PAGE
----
7. Falkenberg M, Gaspari M, Rantanen A, Trifunovic A, Larsson NG, Gustafsson CM (2002) Mitochondrial transcription factors B1 and B2 activate transcription of human mtDNA. Nat Genet 31:289–294PubMedCrossRefGoogle Scholar
  8. Felsenstein J (2005) PHYLIP (Phylogeny Inference Package) version 3.65. Distributed by author, Department of Genome Sciences, University of Washington, Seattle; available at:
  9. Fisher RP, Clayton DA (1988) Purification and characterization of human mitochondrial transcription factor 1. Mol Cell Biol 8:3496–3509PubMedGoogle Scholar
  10. Gleyzer N, Vercauteren K, Scarpulla RC (2005) Control of mitochondrial transcription specificity factors (TFB1M and TFB2M) by nuclear respiratory factors (NRF-1 and NRF-2) and PGC-1 family coactivators. Mol Cell Biol 25:1354–1366PubMedCrossRefGoogle Scholar
  11. Gray MW, Burger G, Lang BF (1999) Mitochondrial evolution. Science 283:1476–1481PubMedCrossRefGoogle Scholar
  12. Greenleaf AL, Kelly JL, Lehman IR (1986) Yeast RPO41 gene product is required for transcription and maintenance of the mitochondrial genome. Proc Natl Acad Sci USA 83:3391–3394PubMedCrossRefGoogle Scholar
  13. Hall T (2005) BioEdit version 7.05. Distributed by author, Carlsbad, CA; available at:
  14. Helser TL, Davies JE, Dahlberg JE (1972) Mechanism of kasugamycin resistance in Escherichia coli. Nat New Biol 235:6–9PubMedGoogle Scholar
  15. Jang SH, Jaehning JA (1991) The yeast mitochondrial RNA polymerase specificity factor, MTF1, is similar to bacterial sigma factors. J Biol Chem 266:22671–22677PubMedGoogle Scholar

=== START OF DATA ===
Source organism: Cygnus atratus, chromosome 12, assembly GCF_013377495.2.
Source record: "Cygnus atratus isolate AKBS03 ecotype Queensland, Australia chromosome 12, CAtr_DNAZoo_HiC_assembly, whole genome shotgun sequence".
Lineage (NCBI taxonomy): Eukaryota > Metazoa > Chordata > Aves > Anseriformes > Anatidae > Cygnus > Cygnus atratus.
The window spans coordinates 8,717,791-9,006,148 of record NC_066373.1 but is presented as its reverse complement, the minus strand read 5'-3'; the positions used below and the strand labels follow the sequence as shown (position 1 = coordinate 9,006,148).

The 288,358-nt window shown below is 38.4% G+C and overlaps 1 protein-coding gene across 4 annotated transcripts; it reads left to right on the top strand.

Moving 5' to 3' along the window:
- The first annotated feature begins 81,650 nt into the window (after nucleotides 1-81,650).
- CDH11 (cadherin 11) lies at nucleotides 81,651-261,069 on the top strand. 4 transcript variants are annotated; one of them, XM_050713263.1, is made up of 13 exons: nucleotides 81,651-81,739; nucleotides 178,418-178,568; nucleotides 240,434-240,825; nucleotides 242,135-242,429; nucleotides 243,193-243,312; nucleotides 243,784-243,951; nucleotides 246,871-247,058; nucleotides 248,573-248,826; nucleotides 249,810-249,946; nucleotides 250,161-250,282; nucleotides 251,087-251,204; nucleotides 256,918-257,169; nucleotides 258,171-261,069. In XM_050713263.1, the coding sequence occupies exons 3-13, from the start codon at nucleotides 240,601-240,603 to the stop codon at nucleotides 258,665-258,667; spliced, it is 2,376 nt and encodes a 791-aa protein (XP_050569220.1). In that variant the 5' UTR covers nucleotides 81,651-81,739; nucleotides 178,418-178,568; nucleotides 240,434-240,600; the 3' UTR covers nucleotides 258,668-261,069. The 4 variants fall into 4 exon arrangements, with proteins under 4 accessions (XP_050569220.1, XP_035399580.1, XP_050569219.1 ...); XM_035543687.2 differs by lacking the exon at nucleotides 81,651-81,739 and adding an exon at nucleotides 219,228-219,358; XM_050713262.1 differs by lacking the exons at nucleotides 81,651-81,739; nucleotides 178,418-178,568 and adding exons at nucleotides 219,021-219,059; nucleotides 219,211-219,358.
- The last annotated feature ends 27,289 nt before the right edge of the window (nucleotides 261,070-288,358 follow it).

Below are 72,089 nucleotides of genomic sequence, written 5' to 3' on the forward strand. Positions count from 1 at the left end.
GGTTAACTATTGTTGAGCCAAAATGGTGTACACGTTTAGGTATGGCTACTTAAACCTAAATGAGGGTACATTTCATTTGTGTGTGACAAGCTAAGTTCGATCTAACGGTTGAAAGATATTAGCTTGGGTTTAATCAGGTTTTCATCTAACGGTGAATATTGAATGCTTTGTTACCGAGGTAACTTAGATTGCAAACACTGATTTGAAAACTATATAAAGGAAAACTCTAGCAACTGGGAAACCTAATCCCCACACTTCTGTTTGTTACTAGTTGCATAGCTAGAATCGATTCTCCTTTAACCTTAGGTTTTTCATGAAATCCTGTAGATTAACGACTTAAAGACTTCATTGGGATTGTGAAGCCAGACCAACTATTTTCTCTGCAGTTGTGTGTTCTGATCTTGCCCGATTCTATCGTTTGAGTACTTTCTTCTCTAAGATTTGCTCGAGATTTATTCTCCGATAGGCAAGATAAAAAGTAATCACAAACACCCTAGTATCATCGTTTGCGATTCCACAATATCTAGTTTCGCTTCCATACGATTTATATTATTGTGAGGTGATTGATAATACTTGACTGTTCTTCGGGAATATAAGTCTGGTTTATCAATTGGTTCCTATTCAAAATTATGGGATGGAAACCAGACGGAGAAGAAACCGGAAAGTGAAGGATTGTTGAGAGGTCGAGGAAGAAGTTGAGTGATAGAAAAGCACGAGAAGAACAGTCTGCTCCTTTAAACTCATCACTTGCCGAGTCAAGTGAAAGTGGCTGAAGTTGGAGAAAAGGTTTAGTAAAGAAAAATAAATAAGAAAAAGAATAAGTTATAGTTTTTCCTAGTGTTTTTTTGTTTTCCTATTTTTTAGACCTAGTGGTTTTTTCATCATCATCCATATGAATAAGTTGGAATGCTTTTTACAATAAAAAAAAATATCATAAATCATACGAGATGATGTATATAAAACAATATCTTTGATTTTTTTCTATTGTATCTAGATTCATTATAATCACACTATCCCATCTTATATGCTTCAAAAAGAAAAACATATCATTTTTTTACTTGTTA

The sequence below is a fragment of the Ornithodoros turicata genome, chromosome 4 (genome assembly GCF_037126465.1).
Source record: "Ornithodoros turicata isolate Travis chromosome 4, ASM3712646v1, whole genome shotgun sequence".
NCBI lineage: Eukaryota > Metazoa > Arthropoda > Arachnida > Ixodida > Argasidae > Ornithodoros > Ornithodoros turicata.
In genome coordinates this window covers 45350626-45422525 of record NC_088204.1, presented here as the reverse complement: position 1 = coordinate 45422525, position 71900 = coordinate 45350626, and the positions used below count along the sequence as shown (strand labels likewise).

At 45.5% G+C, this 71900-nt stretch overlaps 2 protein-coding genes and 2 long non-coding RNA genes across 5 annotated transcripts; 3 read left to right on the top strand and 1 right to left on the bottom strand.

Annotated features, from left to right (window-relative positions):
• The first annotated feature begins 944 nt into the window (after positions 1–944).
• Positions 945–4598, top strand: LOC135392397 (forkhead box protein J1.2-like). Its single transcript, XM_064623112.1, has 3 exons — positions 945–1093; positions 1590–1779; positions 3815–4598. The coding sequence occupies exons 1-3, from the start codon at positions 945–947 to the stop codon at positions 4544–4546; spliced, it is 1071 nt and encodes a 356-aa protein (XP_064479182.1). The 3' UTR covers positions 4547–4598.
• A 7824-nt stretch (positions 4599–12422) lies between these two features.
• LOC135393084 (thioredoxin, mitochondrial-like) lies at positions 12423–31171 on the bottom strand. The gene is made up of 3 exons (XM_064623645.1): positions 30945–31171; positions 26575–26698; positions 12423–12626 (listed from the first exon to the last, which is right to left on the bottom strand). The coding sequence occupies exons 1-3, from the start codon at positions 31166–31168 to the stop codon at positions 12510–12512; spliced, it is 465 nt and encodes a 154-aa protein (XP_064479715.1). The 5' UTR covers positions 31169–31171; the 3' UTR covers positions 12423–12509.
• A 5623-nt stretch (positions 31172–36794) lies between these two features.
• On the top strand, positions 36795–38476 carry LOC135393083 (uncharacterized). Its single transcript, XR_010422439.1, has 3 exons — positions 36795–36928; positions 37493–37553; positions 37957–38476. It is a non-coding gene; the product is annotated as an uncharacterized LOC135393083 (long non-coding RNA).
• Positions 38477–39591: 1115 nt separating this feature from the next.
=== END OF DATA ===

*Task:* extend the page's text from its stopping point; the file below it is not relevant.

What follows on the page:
16. Jones DT, Taylor WR, Thornton JM (1992) The rapid generation of mutation data matrices from protein sequences. Comput Appl Biosci 8:275–282PubMedGoogle Scholar
  17. Klootwijk J, Klein I, Grivell LA (1975) Minimal post-transcriptional modification of yeast mitochondrial ribosomal RNA. J Mol Biol 97:337–350PubMedCrossRefGoogle Scholar
  18. Kumar S, Tamura K, Nei M (2004) MEGA3: Integrated software for Molecular Evolutionary Genetics Analysis and sequence alignment. Brief Bioinform 5:150–163PubMedCrossRefGoogle Scholar
  19. Lafontaine DL, Preiss T, Tollervey D (1998) Yeast 18S rRNA dimethylase Dim1p: a quality control mechanism in ribosome synthesis? Mol Cell Biol 18:2360–2370PubMedGoogle Scholar
  20. Lang BF, Gray MW, Burger G (1999) Mitochondrial genome evolution and the origin of eukaryotes. Annu Rev Genet 33:351–397PubMedCrossRefGoogle Scholar
  21. Lisowsky T, Michaelis G (1988) A nuclear gene essential for mitochondrial replication suppresses a defect of mitochondrial transcription in Saccharomyces cerevisiae. Mol Gen Genet 214:218–223PubMedCrossRefGoogle Scholar
  22. Lisowsky T, Michaelis G (1989) Mutations in the genes for mitochondrial RNA polymerase and a second mitochondrial transcription factor of Saccharomyces cerevisiae. Mol Gen Genet 219:125–128PubMedCrossRefGoogle Scholar
  23. Masters BS, Stohl LL, Clayton DA (1987) Yeast mitochondrial RNA polymerase is homologous to those encoded by bacteriophages T3 and T7. Cell 51:89–99PubMedCrossRefGoogle Scholar
  24. Matsushima Y, Garesse R, Kaguni LS (2004) Drosophila mitochondrial transcription factor B2 regulates mitochondrial DNA copy number and transcription in schneider cells. J Biol Chem 279:26900–26905PubMedCrossRefGoogle Scholar
  25. Matsushima Y, Adan C, Garesse R, Kaguni LS (2005) Drosophila mitochondrial transcription factor B1 modulates mitochondrial translation but not transcription or DNA copy number in Schneider cells. J Biol Chem 280:16815–16820PubMedCrossRefGoogle Scholar
  26. McCulloch V, Shadel GS (2003) Human mitochondrial transcription factor B1 interacts with the C-terminal activation region of h-mtTFA and stimulates transcription independently of its RNA methyltransferase activity. Mol Cell Biol 23:5816–5824PubMedCrossRefGoogle Scholar